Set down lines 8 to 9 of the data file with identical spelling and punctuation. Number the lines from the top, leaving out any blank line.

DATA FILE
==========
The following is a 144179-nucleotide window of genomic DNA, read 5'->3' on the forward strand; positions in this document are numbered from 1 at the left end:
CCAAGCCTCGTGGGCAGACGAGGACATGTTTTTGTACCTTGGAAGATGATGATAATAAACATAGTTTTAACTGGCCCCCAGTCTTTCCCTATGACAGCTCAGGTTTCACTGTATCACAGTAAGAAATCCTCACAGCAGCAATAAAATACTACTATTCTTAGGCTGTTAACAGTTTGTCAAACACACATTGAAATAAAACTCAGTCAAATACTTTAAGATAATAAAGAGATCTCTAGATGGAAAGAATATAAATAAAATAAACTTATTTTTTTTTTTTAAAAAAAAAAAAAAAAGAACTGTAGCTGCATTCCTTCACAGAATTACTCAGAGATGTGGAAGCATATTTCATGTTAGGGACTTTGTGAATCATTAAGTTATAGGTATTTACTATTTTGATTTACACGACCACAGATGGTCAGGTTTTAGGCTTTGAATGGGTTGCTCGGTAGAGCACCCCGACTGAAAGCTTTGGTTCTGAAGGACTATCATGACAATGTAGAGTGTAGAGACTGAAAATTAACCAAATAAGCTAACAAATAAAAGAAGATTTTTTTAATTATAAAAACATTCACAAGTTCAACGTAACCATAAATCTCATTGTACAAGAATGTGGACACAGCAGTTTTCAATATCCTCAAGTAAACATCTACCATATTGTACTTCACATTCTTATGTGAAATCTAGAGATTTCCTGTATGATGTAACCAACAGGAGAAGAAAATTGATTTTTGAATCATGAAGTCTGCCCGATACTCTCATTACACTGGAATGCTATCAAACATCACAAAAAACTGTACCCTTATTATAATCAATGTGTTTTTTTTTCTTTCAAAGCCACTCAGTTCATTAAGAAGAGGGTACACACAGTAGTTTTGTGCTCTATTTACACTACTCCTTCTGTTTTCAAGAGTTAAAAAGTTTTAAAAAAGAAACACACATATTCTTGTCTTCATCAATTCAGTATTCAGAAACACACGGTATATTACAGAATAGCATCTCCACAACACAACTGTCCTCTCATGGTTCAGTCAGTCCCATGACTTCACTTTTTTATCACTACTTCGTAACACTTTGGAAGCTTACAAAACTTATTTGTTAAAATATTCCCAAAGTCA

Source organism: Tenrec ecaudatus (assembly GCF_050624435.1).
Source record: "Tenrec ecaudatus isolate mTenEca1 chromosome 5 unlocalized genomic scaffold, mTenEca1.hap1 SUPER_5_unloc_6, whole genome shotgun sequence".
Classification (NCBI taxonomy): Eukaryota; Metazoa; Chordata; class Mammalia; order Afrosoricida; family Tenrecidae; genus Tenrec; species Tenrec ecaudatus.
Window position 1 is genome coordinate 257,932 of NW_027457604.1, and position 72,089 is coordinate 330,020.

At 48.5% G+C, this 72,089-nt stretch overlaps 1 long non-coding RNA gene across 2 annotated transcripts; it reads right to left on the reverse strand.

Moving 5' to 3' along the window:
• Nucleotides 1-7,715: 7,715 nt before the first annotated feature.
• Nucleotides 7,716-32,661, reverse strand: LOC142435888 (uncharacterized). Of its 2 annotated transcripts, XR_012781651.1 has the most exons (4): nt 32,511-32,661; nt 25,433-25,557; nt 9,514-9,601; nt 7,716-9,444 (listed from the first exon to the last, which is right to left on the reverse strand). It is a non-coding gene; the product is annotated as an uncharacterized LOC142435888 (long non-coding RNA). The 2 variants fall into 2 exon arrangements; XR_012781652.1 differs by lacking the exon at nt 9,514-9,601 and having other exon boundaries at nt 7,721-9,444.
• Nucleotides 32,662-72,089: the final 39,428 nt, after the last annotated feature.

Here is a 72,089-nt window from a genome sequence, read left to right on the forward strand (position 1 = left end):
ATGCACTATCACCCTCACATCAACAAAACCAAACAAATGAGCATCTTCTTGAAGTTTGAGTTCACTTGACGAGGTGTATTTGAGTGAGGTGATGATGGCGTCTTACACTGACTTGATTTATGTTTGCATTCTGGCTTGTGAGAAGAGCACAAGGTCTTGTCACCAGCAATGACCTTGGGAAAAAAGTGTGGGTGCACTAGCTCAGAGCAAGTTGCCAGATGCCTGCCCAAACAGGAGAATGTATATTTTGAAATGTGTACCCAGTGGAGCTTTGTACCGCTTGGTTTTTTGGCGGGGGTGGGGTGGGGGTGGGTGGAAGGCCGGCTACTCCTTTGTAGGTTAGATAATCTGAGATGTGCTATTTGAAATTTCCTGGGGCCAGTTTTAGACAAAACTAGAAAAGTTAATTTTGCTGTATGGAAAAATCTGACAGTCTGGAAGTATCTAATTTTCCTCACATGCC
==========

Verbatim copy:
Moving 5' to 3' along the window:
• Nucleotides 1-7,715: 7,715 nt before the first annotated feature.